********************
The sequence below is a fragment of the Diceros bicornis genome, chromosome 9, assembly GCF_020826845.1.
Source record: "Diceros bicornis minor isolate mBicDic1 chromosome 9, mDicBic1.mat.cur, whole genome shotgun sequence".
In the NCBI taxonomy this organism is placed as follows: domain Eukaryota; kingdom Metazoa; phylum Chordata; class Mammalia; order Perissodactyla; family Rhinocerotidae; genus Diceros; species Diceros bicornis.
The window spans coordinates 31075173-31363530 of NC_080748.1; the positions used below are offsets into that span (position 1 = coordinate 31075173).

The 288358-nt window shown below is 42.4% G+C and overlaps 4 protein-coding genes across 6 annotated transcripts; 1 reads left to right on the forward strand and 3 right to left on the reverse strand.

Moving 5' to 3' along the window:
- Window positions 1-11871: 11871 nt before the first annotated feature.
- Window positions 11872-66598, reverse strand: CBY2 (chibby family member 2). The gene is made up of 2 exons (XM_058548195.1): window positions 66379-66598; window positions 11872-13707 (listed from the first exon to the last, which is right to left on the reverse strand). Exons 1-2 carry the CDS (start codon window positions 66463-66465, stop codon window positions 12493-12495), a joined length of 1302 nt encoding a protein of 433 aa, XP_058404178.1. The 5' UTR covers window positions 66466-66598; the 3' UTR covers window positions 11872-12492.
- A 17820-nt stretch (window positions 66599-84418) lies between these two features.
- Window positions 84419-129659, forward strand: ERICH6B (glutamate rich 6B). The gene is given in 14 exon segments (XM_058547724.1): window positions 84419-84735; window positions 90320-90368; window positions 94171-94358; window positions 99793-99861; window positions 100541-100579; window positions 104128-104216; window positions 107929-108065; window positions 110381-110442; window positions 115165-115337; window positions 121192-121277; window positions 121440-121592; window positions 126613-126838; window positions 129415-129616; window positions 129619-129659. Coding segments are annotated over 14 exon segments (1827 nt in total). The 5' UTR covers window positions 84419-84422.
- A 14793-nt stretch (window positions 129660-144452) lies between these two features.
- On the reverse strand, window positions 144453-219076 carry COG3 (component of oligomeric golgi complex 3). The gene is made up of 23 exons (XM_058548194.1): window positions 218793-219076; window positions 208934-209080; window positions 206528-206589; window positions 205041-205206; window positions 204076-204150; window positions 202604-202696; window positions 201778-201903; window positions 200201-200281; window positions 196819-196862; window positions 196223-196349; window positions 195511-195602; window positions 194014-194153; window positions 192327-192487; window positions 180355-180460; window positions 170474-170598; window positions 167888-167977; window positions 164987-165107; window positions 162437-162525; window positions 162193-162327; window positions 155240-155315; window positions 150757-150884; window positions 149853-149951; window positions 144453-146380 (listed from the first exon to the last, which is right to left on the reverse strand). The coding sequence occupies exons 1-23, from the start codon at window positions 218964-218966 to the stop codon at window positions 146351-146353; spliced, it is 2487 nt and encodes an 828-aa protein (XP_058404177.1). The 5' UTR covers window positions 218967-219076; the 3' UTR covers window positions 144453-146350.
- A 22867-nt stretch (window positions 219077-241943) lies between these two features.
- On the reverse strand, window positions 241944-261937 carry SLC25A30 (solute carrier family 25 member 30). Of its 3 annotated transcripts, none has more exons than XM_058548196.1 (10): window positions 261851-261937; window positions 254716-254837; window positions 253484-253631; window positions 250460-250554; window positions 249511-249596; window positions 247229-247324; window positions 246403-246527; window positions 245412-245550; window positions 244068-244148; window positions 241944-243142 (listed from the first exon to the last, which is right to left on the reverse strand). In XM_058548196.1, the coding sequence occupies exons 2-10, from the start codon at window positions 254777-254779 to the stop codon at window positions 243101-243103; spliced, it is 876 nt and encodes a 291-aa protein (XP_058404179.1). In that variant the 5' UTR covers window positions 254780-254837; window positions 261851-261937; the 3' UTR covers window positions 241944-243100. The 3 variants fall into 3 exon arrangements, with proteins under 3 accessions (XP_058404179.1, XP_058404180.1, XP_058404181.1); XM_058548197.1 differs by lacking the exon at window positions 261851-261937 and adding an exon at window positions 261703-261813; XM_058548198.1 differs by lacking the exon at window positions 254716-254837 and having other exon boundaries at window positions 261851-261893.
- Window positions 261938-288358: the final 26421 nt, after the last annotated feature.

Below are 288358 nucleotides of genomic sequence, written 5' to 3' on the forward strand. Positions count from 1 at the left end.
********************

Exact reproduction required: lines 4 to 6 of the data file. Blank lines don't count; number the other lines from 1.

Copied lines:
The window spans coordinates 31075173-31363530 of NC_080748.1; the positions used below are offsets into that span (position 1 = coordinate 31075173).

The 288358-nt window shown below is 42.4% G+C and overlaps 4 protein-coding genes across 6 annotated transcripts; 1 reads left to right on the forward strand and 3 right to left on the reverse strand.

Moving 5' to 3' along the window: